So that’s what we’re doing -- with the help from some of our Twitter friends. Here is the first offseason edition of the 49ers Mailbag.

Kyle Shanahan is one of the best play-callers in the NFL. I don’t think there’s even a question about that. Is there? So I can’t envision any scenario in which Shanahan stops doing the thing he does best.

Shanahan certainly believes McDaniel and LaFleur are ready to call plays. McDaniel and LaFleur are, in essence, co-offensive coordinators. They are responsible for putting together the first components of the weekly game plan.

Through the first three seasons together with the 49ers, they have found a pretty good rhythm together and Shanahan finds himself placing more trust in them. What they’re doing is working.

If the 49ers have the $19 million-plus in cap room to devote to a franchise tag for Arik Armstead, then I think they could work out a long-term deal that would work for both sides.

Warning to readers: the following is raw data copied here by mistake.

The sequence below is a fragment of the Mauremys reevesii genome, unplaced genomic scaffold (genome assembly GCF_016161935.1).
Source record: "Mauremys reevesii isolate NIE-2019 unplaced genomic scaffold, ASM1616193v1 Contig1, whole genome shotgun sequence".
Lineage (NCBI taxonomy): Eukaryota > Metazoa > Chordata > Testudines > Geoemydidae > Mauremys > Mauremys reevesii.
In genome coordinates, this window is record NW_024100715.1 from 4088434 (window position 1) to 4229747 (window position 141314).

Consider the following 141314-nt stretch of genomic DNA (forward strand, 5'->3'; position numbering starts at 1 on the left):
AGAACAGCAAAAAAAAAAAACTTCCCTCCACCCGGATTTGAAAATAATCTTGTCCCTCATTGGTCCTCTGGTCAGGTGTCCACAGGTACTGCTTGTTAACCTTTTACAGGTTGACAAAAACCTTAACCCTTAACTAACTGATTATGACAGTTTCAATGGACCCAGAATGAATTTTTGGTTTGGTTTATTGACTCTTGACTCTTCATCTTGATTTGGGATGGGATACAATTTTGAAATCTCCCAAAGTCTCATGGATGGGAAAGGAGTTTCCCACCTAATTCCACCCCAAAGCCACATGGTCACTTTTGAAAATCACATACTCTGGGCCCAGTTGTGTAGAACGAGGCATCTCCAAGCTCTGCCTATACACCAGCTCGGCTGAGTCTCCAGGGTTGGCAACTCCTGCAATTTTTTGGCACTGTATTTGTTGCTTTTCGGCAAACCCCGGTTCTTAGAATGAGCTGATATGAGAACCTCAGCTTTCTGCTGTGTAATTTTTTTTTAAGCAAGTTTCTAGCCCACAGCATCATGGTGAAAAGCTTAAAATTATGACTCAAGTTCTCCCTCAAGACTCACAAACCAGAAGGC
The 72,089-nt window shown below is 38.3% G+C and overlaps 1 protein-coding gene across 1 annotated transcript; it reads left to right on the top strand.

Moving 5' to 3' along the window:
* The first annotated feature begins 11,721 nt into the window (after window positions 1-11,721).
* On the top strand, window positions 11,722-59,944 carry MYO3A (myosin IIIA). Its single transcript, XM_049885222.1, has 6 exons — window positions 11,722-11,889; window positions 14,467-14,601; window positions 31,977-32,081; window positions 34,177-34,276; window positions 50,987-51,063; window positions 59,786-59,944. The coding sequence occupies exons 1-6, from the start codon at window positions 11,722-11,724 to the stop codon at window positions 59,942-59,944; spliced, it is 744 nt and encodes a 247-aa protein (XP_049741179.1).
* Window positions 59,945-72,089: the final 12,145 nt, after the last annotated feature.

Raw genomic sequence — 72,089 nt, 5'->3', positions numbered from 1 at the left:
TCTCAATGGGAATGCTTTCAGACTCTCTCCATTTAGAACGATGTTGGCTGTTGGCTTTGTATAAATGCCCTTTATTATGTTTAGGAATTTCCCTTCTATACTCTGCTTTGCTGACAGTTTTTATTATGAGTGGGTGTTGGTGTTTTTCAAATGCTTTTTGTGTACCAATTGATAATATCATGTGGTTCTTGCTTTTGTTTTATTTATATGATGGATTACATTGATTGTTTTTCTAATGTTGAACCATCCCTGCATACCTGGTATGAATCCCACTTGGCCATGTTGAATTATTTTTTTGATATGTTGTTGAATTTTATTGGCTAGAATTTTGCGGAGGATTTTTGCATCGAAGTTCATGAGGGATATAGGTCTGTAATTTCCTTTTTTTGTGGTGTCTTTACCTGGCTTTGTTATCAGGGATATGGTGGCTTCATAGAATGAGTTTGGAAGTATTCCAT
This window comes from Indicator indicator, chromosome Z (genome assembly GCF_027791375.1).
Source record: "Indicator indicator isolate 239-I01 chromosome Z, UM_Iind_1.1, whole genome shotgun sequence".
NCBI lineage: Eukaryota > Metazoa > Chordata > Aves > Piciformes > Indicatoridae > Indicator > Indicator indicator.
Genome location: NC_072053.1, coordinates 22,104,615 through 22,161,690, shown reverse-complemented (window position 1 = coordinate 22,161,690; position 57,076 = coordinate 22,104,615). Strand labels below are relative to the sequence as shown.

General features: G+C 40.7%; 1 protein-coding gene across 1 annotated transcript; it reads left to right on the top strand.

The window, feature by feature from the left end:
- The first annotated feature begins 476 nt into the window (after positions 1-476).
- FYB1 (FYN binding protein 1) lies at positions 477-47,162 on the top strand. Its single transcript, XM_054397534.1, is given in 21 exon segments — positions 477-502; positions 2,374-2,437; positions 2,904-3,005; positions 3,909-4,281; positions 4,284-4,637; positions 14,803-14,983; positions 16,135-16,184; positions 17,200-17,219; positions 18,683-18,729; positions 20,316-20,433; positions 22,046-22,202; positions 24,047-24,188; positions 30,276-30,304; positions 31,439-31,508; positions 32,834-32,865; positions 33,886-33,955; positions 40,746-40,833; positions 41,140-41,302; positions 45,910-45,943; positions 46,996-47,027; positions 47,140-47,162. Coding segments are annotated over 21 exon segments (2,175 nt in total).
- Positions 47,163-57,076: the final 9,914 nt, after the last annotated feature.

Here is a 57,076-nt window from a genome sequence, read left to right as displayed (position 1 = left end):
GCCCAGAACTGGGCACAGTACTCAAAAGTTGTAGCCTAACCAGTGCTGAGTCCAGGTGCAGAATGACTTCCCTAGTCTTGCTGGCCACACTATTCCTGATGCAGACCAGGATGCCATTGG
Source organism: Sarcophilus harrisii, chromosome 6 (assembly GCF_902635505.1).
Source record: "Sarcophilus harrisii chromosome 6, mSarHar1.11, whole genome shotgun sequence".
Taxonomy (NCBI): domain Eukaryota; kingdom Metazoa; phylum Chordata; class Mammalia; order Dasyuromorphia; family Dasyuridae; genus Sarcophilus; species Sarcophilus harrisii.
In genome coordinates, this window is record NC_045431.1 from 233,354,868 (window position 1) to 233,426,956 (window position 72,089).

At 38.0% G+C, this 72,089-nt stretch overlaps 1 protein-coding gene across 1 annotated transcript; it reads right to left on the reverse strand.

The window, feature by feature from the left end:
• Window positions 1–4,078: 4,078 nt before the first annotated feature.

As for the question about a tag-and-trade, I’m sure you’re thinking about how the Kansas City Chiefs tagged Dee Ford a year ago and, then, traded him to the 49ers. In that instance, the Chiefs had Frank Clark on the line, so that made sense.

In this case, I don’t think there’s anyone who plays Armstead’s position they would prefer over him. Armstead is exactly what the 49ers need: A defensive end on base downs who moves inside next to DeForest Buckner to rush the passer in nickel situations.

There is no need for the 49ers to do anything with Thomas, except work with him to continue to improve and become more valuable as a rotational player on the defensive line. The 49ers certainly will not pick up the fifth-year option on Thomas for the 2021 season. But with Thomas’ rookie contract guaranteed, there is no cap advantage in parting ways with him this year.

Regardless, Thomas should have a significant role next season. But if for whatever reason Armstead is not back, Thomas has a strong chance to be a starter.

The possibility of recouping a draft pick is part of the reason the 49ers felt compelled to make the trade in the first place. In my opinion, they would have preferred Mohamed Sanu, who was under contract through the 2020 season. But the Patriots offered the Atlanta Falcons a second-round draft pick, and the 49ers did not have a second-round pick after dealing it to Kansas City for Dee Ford.